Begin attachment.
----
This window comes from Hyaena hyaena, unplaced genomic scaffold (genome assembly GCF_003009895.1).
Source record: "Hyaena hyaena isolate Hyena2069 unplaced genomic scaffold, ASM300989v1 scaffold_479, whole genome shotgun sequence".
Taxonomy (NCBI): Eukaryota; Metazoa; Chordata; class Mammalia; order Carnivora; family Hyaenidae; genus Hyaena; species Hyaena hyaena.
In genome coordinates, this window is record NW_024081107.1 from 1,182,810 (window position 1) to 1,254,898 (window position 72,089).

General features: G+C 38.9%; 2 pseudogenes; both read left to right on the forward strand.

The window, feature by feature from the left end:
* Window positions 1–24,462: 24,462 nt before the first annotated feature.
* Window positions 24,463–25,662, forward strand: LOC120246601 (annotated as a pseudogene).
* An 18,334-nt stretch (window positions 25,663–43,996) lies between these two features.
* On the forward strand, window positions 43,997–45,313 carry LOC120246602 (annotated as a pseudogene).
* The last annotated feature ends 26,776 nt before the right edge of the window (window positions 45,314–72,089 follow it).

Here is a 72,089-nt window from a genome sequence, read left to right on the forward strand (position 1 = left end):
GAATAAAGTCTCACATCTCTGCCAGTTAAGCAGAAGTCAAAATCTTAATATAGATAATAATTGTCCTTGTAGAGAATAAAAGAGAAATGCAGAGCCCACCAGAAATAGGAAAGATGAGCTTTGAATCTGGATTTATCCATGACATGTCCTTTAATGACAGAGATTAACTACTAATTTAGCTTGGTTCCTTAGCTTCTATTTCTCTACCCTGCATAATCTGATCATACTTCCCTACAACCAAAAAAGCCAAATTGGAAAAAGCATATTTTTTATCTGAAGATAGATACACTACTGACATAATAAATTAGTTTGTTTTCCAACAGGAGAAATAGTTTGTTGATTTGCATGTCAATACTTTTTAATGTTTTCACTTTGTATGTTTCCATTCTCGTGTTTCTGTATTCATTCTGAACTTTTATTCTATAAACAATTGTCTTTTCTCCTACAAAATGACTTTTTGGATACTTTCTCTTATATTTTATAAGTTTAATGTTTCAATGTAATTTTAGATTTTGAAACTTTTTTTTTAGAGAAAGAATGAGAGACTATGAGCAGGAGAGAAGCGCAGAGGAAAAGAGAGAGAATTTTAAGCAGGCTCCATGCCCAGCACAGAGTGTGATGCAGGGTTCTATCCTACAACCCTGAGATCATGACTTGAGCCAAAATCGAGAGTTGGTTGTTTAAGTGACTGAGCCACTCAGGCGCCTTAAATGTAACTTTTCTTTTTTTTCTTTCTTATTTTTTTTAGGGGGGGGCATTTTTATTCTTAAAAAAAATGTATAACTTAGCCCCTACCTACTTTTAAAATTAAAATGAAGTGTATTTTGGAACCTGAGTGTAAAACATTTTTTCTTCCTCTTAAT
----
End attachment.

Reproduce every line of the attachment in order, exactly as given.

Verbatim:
This window comes from Hyaena hyaena, unplaced genomic scaffold (genome assembly GCF_003009895.1).
Source record: "Hyaena hyaena isolate Hyena2069 unplaced genomic scaffold, ASM300989v1 scaffold_479, whole genome shotgun sequence".
Taxonomy (NCBI): Eukaryota; Metazoa; Chordata; class Mammalia; order Carnivora; family Hyaenidae; genus Hyaena; species Hyaena hyaena.
In genome coordinates, this window is record NW_024081107.1 from 1,182,810 (window position 1) to 1,254,898 (window position 72,089).

General features: G+C 38.9%; 2 pseudogenes; both read left to right on the forward strand.

The window, feature by feature from the left end:
* Window positions 1–24,462: 24,462 nt before the first annotated feature.
* Window positions 24,463–25,662, forward strand: LOC120246601 (annotated as a pseudogene).
* An 18,334-nt stretch (window positions 25,663–43,996) lies between these two features.
* On the forward strand, window positions 43,997–45,313 carry LOC120246602 (annotated as a pseudogene).
* The last annotated feature ends 26,776 nt before the right edge of the window (window positions 45,314–72,089 follow it).

Here is a 72,089-nt window from a genome sequence, read left to right on the forward strand (position 1 = left end):
GAATAAAGTCTCACATCTCTGCCAGTTAAGCAGAAGTCAAAATCTTAATATAGATAATAATTGTCCTTGTAGAGAATAAAAGAGAAATGCAGAGCCCACCAGAAATAGGAAAGATGAGCTTTGAATCTGGATTTATCCATGACATGTCCTTTAATGACAGAGATTAACTACTAATTTAGCTTGGTTCCTTAGCTTCTATTTCTCTACCCTGCATAATCTGATCATACTTCCCTACAACCAAAAAAGCCAAATTGGAAAAAGCATATTTTTTATCTGAAGATAGATACACTACTGACATAATAAATTAGTTTGTTTTCCAACAGGAGAAATAGTTTGTTGATTTGCATGTCAATACTTTTTAATGTTTTCACTTTGTATGTTTCCATTCTCGTGTTTCTGTATTCATTCTGAACTTTTATTCTATAAACAATTGTCTTTTCTCCTACAAAATGACTTTTTGGATACTTTCTCTTATATTTTATAAGTTTAATGTTTCAATGTAATTTTAGATTTTGAAACTTTTTTTTTAGAGAAAGAATGAGAGACTATGAGCAGGAGAGAAGCGCAGAGGAAAAGAGAGAGAATTTTAAGCAGGCTCCATGCCCAGCACAGAGTGTGATGCAGGGTTCTATCCTACAACCCTGAGATCATGACTTGAGCCAAAATCGAGAGTTGGTTGTTTAAGTGACTGAGCCACTCAGGCGCCTTAAATGTAACTTTTCTTTTTTTTCTTTCTTATTTTTTTTAGGGGGGGGCATTTTTATTCTTAAAAAAAATGTATAACTTAGCCCCTACCTACTTTTAAAATTAAAATGAAGTGTATTTTGGAACCTGAGTGTAAAACATTTTTTCTTCCTCTTAAT